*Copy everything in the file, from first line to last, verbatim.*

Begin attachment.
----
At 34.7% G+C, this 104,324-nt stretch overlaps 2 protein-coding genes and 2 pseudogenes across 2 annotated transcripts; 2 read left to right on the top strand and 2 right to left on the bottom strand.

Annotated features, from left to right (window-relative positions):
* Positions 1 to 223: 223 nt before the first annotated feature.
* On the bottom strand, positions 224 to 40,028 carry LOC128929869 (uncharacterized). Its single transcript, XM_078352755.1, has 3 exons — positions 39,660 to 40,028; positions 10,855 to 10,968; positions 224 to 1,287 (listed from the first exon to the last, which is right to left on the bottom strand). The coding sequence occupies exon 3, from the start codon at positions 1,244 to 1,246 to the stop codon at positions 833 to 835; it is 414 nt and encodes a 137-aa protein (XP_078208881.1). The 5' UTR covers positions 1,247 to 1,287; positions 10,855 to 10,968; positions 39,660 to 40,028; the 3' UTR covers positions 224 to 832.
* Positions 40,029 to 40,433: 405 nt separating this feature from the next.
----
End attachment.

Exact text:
At 34.7% G+C, this 104,324-nt stretch overlaps 2 protein-coding genes and 2 pseudogenes across 2 annotated transcripts; 2 read left to right on the top strand and 2 right to left on the bottom strand.

Annotated features, from left to right (window-relative positions):
* Positions 1 to 223: 223 nt before the first annotated feature.
* On the bottom strand, positions 224 to 40,028 carry LOC128929869 (uncharacterized). Its single transcript, XM_078352755.1, has 3 exons — positions 39,660 to 40,028; positions 10,855 to 10,968; positions 224 to 1,287 (listed from the first exon to the last, which is right to left on the bottom strand). The coding sequence occupies exon 3, from the start codon at positions 1,244 to 1,246 to the stop codon at positions 833 to 835; it is 414 nt and encodes a 137-aa protein (XP_078208881.1). The 5' UTR covers positions 1,247 to 1,287; positions 10,855 to 10,968; positions 39,660 to 40,028; the 3' UTR covers positions 224 to 832.
* Positions 40,029 to 40,433: 405 nt separating this feature from the next.